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Predictably Unpredictable: Violence Risk Assessment
April 9, 2018 @ 7:30 pm - 9:30 pmFree
Violence risk assessment is a complex task which has been hotly debated in the literature and in the media when things ‘go wrong’. It is a task which simply cannot be an exact science; clinicians and practitioners cannot possibly be expected to know or be able to predict what a person’s actions or circumstances in the future may lead to. They then have to be able to use their expertise and judgement, and a solid evidence base, to forecast what may happen – is a person likely to harm others or themselves in the future, and under what circumstances? In the literature there have been three ‘eras’ of violence risk assessment:
- Clinicians using their judgement unaided and largely unrecorded;
- A movement to remove the clinician from the assessment, to ‘predict’ risk using actuarial scales; and
- More recently using an evidence based clinical assessment.
This talk will discuss the pros and cons of these eras of risk assessment and will argue that we should no longer seek to predict risk of violence, as it is not a meaningful metric.
About the Speaker:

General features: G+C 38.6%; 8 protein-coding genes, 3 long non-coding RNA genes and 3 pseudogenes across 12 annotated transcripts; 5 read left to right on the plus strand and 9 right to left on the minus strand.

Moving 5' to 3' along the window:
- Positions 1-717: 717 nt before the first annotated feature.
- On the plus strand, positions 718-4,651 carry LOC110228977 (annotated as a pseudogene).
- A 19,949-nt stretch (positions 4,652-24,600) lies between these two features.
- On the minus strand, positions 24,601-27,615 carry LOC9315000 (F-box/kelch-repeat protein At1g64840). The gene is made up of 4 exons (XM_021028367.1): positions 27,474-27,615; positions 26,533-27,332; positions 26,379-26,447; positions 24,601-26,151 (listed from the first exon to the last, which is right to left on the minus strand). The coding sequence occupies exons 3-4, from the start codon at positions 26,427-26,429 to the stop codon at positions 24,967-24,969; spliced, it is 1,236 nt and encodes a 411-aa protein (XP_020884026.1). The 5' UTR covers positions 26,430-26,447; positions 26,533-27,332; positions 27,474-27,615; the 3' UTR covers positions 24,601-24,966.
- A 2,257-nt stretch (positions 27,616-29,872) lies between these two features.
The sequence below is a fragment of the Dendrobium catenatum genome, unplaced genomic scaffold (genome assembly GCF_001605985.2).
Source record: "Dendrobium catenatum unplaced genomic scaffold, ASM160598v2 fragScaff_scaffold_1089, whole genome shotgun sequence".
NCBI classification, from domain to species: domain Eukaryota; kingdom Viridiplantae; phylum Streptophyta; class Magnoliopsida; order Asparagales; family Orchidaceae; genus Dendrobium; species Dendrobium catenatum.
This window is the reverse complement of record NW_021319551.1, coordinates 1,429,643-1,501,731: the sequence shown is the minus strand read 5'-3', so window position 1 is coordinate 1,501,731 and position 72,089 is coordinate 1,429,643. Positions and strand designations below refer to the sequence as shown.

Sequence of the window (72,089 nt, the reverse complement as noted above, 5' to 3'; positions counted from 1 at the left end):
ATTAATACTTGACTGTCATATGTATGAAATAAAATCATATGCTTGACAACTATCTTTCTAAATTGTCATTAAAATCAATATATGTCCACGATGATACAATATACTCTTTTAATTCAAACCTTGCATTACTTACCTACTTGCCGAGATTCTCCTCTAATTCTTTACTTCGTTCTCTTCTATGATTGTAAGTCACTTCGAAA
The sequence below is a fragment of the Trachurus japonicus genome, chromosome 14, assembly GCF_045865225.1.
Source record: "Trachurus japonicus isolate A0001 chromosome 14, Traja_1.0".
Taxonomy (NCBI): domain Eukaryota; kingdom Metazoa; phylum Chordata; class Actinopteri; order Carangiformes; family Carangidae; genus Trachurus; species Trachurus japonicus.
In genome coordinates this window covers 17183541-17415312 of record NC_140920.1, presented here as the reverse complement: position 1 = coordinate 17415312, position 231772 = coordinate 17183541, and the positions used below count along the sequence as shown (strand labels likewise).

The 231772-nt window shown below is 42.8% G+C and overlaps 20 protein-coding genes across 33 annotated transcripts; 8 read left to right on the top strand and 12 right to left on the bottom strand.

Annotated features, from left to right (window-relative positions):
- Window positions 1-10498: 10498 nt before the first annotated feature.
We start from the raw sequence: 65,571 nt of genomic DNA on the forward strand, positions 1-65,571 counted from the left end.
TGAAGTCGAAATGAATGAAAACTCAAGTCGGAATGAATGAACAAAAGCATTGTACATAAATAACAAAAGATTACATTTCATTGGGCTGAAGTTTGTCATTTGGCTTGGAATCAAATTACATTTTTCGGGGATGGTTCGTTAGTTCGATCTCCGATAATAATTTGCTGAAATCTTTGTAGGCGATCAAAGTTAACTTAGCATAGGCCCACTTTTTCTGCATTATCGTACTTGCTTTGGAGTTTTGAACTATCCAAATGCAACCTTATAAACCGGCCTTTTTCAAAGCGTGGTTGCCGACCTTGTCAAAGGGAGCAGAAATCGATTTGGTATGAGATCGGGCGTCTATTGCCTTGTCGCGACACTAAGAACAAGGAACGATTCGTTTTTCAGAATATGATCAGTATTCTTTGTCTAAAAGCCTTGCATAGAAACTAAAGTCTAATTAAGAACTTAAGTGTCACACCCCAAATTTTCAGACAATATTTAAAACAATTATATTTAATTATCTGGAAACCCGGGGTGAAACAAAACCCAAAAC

Dr Jennifer Murray is an expert in human judgement and decision making, and applies this expertise to the fields of forensic psychology and applied health research. Within these fields, her primary research investigates the ways in which people conduct and form judgements when assessing the risk of violence. Her research is both nationally and internationally recognised, and has led to impact and changes being made within the NHS, Disclosure Scotland, and Police Scotland, with two past projects being formally launched into practice by members of the Scottish Government. The key focus of her work is on developing useful research, the findings of which can be translated to or adopted into improving day to day decision making practice.
This is event is free to attend, although we will be asking for donations at the end of the talk. Participants are under no obligation whatsoever to donate, however please rest assured that the money we collect doesn’t end up in anyone’s pocket – it is used to fund our overhead costs, and travel/accommodation for our speakers who come from further afield.
Accessibility: As per the policy of the Admiral Bar, access to the venue “can only be provided to patrons who are sufficiently mobile and capable of independently evacuating premises, or with the minimum of assistance”. Unfortunately, this leaves the basement inaccessible to most wheelchair users.